Despite enjoying the research, I really did want to get back to London or a big city. I was missing the hustle and bustle of city life. Having secured a place at Novartis Vaccines working on the statistical side, I found myself in Europe equally enjoying the hustle and bustle of vaccine development and its statistical challenges and I haven’t really looked back. Vaccine studies typically move quickly because they recruit healthy subjects and I was also “fortunate” enough to find myself in the meningitis team during a period of intense regulatory (and payer) activity, just as the meningitis B vaccine received approval for use in infants in Europe and, among other things, there was a subsequent Meningitis B outbreak in a university in the US. This was somewhat unexpected and suddenly required a speedy collation of adult/adolescent study data – for fast-track consideration by US regulators. It was a chaotic time but also very rewarding and filled with camaraderie.
Real World Evidence and Machine Learning
I can see that the drive to generate more real world evidence is where statistics is heading. It makes sense as it will bring down costs as the data are collected anyway which reduces the overheads. Mining health records would also be more reflective of what’s actually happening in clinical practice. Of course, there are plenty of barriers to using these to generate evidence in clinical trials such as data standardization, quality and completeness as these records will not have been as tightly controlled when specifically collected for a trial.
On the topic of machine learning, it’s also interesting to see it having a role in clinical trial analyses and getting a better understanding of the effects of treatments. I recently attended a great webinar series jointly hosted by Novo Nordisk and the Universities of Copenhagen and California, Berkeley, who introduced the idea of using machine learning to analyse clinical trial data – beyond the randomized comparisons one is most familiar with. There is no doubt that the job of a statistician is evolving and that’s great as it means you never stop learning.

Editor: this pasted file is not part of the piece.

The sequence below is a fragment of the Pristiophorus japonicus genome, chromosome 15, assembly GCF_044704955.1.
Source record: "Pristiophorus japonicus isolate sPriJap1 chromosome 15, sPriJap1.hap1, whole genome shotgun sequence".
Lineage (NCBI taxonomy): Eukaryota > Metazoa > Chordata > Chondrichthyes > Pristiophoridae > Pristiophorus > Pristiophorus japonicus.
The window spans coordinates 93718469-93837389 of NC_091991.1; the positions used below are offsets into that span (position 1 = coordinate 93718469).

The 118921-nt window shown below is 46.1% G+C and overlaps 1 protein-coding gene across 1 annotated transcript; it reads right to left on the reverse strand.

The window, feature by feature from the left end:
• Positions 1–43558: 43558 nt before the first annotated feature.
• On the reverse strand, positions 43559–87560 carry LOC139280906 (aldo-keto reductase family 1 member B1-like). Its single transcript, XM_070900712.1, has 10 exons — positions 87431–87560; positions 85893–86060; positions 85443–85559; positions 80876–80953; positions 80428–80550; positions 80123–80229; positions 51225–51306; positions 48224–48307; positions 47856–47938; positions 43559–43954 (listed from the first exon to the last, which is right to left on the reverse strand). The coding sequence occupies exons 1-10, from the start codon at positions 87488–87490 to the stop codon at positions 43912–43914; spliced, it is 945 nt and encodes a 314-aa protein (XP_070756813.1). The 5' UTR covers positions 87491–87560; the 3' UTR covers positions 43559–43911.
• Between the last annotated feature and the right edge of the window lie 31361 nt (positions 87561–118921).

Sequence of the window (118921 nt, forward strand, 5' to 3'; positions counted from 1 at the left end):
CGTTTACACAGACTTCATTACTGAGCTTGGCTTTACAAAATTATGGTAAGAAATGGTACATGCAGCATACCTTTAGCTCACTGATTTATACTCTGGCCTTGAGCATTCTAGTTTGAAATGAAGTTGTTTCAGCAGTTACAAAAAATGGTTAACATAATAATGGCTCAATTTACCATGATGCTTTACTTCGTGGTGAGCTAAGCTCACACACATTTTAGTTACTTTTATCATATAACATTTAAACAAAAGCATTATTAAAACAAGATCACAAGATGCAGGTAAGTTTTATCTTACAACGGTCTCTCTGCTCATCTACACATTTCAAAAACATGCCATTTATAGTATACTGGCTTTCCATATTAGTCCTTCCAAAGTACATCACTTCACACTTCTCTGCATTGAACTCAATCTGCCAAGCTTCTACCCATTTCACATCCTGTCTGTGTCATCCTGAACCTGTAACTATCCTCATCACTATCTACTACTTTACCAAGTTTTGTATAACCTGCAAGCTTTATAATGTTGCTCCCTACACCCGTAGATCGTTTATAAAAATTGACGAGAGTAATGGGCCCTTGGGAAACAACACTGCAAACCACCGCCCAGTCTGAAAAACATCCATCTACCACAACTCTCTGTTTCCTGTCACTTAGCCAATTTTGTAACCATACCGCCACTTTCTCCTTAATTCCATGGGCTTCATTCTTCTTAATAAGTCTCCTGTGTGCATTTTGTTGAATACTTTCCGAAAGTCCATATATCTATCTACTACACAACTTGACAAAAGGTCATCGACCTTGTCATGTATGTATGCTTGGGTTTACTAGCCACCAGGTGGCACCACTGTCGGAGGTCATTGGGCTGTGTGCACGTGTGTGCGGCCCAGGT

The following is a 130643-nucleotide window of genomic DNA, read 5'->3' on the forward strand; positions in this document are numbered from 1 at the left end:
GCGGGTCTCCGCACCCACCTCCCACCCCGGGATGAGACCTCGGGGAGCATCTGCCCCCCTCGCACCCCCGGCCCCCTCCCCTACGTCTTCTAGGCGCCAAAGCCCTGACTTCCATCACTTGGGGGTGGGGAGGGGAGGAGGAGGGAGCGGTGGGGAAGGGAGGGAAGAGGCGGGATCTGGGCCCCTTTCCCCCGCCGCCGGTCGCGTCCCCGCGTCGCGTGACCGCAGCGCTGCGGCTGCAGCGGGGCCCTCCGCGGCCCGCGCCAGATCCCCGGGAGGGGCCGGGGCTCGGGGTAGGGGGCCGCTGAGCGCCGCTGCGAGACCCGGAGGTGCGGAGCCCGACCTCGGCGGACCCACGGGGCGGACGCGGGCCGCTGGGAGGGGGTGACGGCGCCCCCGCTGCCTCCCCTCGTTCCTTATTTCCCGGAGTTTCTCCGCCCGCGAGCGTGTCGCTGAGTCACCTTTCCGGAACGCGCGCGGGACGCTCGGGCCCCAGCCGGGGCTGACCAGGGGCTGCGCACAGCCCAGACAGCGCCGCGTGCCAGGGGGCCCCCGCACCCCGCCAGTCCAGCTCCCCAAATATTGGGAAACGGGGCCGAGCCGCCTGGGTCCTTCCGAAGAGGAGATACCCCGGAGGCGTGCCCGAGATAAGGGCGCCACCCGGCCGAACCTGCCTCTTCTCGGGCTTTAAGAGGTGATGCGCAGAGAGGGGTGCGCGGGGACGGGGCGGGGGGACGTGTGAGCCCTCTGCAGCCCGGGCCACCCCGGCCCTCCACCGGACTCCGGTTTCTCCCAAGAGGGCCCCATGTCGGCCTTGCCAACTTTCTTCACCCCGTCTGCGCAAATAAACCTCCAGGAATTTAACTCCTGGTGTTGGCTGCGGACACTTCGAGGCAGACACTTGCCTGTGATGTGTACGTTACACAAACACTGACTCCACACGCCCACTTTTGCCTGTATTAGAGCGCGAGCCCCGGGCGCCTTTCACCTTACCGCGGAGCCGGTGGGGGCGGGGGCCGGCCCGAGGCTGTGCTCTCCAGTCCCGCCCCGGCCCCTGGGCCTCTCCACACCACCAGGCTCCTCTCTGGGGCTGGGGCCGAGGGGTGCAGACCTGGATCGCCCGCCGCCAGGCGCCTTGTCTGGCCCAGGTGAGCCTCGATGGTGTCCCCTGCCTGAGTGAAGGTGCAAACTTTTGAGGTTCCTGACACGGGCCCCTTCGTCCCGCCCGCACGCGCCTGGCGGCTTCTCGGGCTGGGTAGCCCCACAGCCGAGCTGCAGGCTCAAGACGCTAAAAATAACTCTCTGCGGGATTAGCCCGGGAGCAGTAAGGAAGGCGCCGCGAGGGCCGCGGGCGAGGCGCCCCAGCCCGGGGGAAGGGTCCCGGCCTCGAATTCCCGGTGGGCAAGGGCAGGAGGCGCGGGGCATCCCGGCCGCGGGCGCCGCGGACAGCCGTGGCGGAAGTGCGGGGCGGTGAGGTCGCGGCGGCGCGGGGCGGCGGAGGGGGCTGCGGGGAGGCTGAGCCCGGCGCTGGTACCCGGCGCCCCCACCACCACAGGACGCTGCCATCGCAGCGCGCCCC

Enjoying the Work
My colleagues at S-cubed are a major part of why I enjoy my work. We always have such insightful discussions about a whole array of statistical issues, and I learn a lot from them. I have a great deal of independence and the team at S-cubed trust me to deliver the work, but I also know I have great support. At the moment, I am working for Leo Pharma working in market access. It’s another side to our statistical work; preparing more exploratory analyses for presentation at conferences and publications in scientific journals as well as making indirect comparisons with what’s on the market. It’s an exciting area to be working with new and different challenges, often analysing datasets for purposes besides those they were originally collected for.
Home and COVID-19
In February, just before the corona crisis hit, we were blessed with the arrival of our daughter Frida. She was born in Amsterdam as my partner is Dutch. So, this year has been different in many ways! I have been back to work for three months now whilst Frida has started nursery – probably the best place for her to be under all the restrictions. Copenhagen is a wonderful city for families, and we are for sure looking forward to exploring all that it has to offer as the restrictions ease.